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Armed militia says it has accessed government files at Oregon refuge

BURNS, Ore. -- The leader of a small, armed group occupying a national wildlife refuge in southeastern Oregon said Monday he and his followers are going through government documents stored inside refuge buildings.

Ammon Bundy told reporters the documents will be used to "expose" how the government has discriminated local ranchers who use federal land for cattle grazing.

Bundy said the documents would also help secure the release of Steven and Dwight Hammond, two area ranchers convicted of arson who returned to prison last week to serve longer sentences. The Hammonds' case set off the occupation of the Burns-area refuge on Jan. 2.

Bundy said his group is not accessing government computers at the Malheur National Wildlife Refuge, including personnel files.

After the news conference, the group drove in a convoy to a ranch near the refuge and tore down a stretch of government-erected fence. The goal, according to the armed men, was to give the rancher access to the range that had been blocked for years. It's not clear where the fence was located or which rancher sought the group's help.

The refuge is administered by the U.S. Fish and Wildlife Service. Spokesman Jason Holm said because the documents and files at the refuge may have personally identifiable information, the agency "is taking necessary steps to ensure employee and family safety."

The agency strongly condemned the destruction of the fence and said the action undermines hard-earned conservation impacts achieved in the area.

"Removing fences, damaging any Refuge property, or unauthorized use of equipment would be additional unlawful actions by the illegal occupiers," Fish and Wildlife said in a statement. "Any movement of cattle onto the Refuge or other activities that are not specifically authorized by USFWS constitutes trespassing."

Sixteen full time employees and one part time employee usually work at the refuge, Holm said. Some who can't work away from the refuge have taken administrative leave, while others are working from home or another office.

In Burns, about 30 miles from the refuge, schools reopened after being canceled for a week over safety concerns due to the refuge standoff.

Government offices in the area remained closed, including those of the Bureau of Land Management. BLM spokesman Randy Eardley said about 60 BLM employees were working from home.

"There is a very clear threat to BLM employees," Eardley said, but he did not cite any specific threats.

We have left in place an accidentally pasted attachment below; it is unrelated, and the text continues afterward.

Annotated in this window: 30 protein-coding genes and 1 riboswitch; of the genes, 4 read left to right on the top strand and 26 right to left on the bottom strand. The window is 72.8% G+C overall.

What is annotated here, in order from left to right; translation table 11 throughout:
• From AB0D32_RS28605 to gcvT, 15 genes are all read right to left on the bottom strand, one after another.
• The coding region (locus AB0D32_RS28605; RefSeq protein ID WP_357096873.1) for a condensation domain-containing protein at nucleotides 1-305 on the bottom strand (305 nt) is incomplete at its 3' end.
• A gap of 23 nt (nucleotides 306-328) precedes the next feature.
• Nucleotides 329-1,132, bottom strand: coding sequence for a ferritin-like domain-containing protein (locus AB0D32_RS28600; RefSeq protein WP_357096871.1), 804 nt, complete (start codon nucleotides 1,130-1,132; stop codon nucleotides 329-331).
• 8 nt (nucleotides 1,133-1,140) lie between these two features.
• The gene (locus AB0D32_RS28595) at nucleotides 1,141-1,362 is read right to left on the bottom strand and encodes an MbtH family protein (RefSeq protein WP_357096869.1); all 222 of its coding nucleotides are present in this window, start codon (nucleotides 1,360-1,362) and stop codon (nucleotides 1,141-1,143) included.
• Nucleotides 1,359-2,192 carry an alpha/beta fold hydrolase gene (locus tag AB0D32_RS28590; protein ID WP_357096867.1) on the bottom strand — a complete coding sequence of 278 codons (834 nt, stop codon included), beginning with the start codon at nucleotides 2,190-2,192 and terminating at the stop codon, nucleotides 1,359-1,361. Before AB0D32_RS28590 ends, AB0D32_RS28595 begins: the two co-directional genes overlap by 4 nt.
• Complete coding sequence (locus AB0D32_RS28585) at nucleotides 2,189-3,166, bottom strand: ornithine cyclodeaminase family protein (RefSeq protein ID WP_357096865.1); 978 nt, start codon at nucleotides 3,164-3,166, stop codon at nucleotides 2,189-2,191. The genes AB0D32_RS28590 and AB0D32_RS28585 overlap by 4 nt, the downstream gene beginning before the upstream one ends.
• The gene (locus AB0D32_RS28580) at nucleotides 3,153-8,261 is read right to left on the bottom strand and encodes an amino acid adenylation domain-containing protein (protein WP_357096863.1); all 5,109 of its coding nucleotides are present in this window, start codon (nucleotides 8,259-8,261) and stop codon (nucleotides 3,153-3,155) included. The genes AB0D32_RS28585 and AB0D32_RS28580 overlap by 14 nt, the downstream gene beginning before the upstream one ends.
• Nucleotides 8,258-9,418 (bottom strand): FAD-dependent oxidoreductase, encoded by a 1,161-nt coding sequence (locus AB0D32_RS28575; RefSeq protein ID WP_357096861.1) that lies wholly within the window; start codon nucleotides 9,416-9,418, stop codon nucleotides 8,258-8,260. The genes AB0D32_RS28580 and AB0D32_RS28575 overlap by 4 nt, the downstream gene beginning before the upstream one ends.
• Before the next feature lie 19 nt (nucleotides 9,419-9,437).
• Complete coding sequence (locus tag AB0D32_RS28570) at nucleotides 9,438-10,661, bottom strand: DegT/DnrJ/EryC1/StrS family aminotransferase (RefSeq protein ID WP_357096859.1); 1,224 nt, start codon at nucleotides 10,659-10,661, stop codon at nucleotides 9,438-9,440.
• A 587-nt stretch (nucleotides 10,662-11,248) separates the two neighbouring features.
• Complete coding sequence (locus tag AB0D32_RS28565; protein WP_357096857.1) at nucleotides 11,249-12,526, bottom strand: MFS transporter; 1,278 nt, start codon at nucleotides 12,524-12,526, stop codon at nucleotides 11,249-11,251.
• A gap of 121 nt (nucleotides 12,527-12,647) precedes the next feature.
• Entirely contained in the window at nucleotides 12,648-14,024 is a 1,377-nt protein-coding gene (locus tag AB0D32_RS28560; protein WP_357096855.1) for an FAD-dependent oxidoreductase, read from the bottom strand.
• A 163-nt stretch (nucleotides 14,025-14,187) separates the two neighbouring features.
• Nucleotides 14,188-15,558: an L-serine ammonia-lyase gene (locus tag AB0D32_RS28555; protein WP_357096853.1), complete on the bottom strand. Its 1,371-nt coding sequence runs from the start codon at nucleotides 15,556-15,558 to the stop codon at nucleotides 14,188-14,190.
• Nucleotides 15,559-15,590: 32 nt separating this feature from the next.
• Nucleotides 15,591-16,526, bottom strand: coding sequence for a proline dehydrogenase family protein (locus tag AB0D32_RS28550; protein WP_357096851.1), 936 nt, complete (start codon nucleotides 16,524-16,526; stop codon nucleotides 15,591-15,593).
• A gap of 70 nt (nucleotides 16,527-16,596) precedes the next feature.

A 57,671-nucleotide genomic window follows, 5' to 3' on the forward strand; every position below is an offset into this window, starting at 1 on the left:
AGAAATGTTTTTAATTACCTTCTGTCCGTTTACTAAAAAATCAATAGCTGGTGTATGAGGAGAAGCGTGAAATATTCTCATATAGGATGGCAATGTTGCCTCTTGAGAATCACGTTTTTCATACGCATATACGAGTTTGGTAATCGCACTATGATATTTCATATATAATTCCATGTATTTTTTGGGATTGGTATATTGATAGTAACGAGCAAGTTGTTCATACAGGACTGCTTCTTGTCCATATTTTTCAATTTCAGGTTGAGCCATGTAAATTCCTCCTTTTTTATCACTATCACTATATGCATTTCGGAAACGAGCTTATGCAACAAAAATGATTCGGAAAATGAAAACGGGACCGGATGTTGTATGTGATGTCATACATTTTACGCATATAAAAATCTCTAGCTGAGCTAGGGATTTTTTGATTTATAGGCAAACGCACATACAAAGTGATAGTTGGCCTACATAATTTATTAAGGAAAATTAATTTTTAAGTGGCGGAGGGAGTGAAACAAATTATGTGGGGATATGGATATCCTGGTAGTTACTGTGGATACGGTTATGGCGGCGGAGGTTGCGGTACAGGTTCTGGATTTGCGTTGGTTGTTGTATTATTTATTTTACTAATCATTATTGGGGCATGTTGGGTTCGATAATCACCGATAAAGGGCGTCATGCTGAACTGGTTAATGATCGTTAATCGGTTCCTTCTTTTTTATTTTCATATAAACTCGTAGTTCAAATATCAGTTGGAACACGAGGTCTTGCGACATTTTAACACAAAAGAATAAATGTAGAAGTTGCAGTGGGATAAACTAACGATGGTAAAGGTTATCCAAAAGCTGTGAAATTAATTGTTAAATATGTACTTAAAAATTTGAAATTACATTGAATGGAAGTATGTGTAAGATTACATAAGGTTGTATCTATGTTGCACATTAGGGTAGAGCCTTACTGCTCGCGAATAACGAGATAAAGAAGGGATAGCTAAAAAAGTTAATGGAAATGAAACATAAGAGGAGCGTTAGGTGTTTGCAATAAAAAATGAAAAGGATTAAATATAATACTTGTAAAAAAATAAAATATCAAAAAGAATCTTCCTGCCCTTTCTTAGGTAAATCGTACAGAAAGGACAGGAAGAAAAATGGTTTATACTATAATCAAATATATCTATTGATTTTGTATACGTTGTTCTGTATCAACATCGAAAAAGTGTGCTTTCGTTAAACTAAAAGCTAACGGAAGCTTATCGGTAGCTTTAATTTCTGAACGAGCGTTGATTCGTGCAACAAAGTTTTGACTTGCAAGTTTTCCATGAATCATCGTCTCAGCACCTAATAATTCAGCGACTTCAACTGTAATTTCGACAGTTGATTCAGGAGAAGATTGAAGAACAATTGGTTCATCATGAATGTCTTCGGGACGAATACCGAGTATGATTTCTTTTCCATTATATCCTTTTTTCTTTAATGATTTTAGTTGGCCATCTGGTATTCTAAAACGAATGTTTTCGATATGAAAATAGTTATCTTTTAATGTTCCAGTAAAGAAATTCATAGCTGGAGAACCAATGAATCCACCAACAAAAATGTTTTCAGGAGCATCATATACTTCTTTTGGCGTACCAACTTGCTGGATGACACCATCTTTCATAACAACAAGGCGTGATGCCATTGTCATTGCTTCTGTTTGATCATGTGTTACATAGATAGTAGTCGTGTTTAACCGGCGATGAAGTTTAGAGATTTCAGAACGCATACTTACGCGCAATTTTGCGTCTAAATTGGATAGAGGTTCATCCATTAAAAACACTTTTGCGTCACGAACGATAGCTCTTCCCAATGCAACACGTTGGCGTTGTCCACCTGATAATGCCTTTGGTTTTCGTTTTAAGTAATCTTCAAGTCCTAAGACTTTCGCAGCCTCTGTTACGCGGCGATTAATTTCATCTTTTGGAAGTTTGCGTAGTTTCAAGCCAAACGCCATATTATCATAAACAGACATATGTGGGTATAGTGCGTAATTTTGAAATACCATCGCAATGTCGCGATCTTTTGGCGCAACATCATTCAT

Ammon Bundy called his group's occupation of the refuge "peaceful" and said the armed men would not leave until the Hammonds are out of prison and abuses against ranchers are exposed. Bundy called the occupation a "moral and righteous stand for the future of this country."

Dwight Hammond, 73, and Steven Hammond, 46, said they lit the fires in 2001 and 2006 to reduce the growth of invasive plants and protect their property from wildfires.

"Remember: It's not about me, it's about America and somehow we have to get the wheels back on this wagon because they are flying off," Dwight Hammond told CBS affiliate KOIN previously. He said then he felt his upcoming prison term was a life sentence.

"I'm not very happy about that. Just don't know what to say," Hammond said. "It just seems like a little overreach for having burned 127 acres."

The two were convicted of the arsons three years ago and served time -- the father three months, the son one year. But a judge ruled their terms were too short under federal law and ordered them back to prison for about four years each.

The decision has generated controversy in a remote part of the state.

A man representing hunters and anglers, who arrived in Oregon from New Mexico this weekend, condemned the Bundy group at the news conference.

"What I see is a lunatic fringe of extremists who have taken my land over," said New Mexico Wildlife Federation executive director Garrett VeneKlasen. The group represents sportsmen, including hunters and anglers.

Bob Sallinger, conservation director of the Audubon Society of Portland, said in a statement last week that occupation of the refuge "holds hostage public lands and public resources to serve the very narrow political agenda of the occupiers."

Federal, state and local law enforcement officials are monitoring the occupation but have not taken any action.

The county sheriff and many locals have asked that Bundy and his group leave. But Bundy says he is not ready to go.

Ammon Bundy is a son of Cliven Bundy, a Nevada rancher who was at the center of a tense standoff with federal officials in 2014 over unpaid grazing fees.

Local residents have mixed feelings about the occupation. Just three miles from the refuge, rancher Tom Davis and his son Jake continue the hard work of raising cattle on the high desert.

"I think it's probably time for these guys to go home and I just pray that nothing will really happen to them," Tom David told CBS News.

"As long as they don't get violent, I think it's good coverage," his son added.

Good coverage, he says, for the challenges ranchers face across the West, where so much land is controlled by the federal government.